Wednesday, July 25, 2012

Driving and the Generation Gap

It is no secret that there is a a decline in driving in America.  From December 2011:

Americans have been driving fewer miles every month since March, a decline fueled by factors ranging from the weak economy to high gas prices to aging boomers and teens driving less.

Is this decline a long term trend or a short term aberration?  While some pundits make the case that this is a short term squeeze, two crucial pieces of data make a sufficient case that this is a long term trend.  First is the increase in urbanization in America.

Second is the structural decline of teenage drivers:

More than 30% of American 19-year-olds in 2010 (30.5% to be precise) did not have a driver's license, according to the University of Michigan Transportation Research Institute.
That's the highest percentage ever, and a sharp increase from the 24.5% in 2008 and only 12.7% in 1983, based on data from the Federal Highway Administration and the U.S. Census Bureau. The unlicensed population is almost certainly larger today.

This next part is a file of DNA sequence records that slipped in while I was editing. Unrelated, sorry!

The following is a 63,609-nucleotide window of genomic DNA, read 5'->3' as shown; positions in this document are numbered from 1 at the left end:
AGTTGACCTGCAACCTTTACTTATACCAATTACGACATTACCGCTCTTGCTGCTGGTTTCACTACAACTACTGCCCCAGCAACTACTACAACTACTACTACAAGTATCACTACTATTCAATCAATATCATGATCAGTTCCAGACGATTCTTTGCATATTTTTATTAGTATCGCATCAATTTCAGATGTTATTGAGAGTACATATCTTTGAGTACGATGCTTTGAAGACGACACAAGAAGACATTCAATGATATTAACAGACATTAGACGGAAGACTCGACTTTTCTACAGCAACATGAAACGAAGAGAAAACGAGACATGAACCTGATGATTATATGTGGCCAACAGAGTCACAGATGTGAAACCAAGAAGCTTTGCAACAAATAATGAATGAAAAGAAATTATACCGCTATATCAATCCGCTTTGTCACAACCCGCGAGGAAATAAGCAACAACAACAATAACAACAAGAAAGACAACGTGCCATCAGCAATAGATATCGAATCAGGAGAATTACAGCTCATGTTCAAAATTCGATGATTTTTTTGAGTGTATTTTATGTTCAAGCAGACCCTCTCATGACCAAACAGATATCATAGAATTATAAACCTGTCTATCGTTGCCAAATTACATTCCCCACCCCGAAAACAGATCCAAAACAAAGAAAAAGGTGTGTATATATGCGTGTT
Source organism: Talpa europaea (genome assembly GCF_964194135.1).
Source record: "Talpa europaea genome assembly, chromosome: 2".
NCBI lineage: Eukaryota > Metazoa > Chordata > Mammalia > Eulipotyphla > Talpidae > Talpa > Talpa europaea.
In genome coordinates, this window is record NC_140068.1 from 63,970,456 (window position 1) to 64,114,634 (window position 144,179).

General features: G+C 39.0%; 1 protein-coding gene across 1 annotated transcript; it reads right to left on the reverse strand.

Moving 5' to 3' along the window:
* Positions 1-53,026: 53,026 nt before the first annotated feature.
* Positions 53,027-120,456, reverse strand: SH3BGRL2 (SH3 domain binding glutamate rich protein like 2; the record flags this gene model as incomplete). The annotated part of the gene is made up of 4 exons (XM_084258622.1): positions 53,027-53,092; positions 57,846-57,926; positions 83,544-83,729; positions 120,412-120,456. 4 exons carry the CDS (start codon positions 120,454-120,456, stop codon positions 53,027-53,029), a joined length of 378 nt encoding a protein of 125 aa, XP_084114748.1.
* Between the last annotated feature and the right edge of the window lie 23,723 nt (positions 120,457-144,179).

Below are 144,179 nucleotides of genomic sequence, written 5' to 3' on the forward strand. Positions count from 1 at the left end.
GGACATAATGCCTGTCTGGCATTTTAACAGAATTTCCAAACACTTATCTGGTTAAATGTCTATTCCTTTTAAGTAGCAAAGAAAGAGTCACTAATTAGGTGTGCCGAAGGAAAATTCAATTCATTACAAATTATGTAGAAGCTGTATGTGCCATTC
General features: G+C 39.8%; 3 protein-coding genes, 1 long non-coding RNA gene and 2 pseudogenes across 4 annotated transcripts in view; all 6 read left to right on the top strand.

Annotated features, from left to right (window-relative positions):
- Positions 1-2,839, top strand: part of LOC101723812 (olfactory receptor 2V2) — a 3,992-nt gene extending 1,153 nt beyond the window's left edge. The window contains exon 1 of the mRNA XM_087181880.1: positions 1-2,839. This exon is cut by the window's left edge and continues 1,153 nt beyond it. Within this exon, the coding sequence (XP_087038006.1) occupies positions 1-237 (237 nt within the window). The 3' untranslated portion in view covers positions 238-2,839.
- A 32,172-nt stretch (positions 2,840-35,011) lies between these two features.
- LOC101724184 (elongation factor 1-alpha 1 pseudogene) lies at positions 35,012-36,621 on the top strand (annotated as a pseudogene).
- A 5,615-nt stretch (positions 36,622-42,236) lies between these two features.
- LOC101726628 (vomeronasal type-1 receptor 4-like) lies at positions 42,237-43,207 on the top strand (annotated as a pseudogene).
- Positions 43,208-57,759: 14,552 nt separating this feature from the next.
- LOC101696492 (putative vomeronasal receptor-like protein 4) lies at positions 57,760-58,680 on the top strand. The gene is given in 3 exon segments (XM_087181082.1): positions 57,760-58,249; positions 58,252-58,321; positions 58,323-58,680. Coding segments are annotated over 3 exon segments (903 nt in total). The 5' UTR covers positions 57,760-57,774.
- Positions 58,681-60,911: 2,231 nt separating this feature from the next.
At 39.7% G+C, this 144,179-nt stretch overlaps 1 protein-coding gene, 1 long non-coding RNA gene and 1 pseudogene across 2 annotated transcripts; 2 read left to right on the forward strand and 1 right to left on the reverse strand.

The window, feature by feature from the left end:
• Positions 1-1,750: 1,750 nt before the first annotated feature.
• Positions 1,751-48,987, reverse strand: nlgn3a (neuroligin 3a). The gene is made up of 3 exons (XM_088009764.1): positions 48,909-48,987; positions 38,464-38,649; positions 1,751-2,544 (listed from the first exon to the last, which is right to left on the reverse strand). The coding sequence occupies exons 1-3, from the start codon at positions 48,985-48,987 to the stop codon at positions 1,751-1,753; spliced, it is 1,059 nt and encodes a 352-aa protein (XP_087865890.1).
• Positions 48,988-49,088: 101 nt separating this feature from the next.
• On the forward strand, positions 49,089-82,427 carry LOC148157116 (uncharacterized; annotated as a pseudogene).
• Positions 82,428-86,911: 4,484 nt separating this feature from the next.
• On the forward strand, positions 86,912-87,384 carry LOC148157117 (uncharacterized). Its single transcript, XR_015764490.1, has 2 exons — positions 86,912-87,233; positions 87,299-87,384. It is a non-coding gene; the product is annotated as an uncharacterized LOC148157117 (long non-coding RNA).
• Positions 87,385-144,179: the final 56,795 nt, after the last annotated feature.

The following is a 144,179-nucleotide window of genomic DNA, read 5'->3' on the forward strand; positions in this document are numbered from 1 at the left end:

This goes further than reduced licensing, but also reduced car consumption in general:

From 2001-09, the average annual number of vehicle miles traveled by people ages 16-34 decreased from 10,300 miles to 7,900 miles per capita -- a drop of 23%, according to a study by Frontier Group released in April.

We can also challenge the idea that aging boomers is a part of the decline in driving:

Meanwhile, the percentage of people with a driver's license who are 70 or older has increased from about 55% in 1983 to 80% in 2010, according to UMTRI.

Hopefully this helps put some context on the decline of collar county suburban growth.

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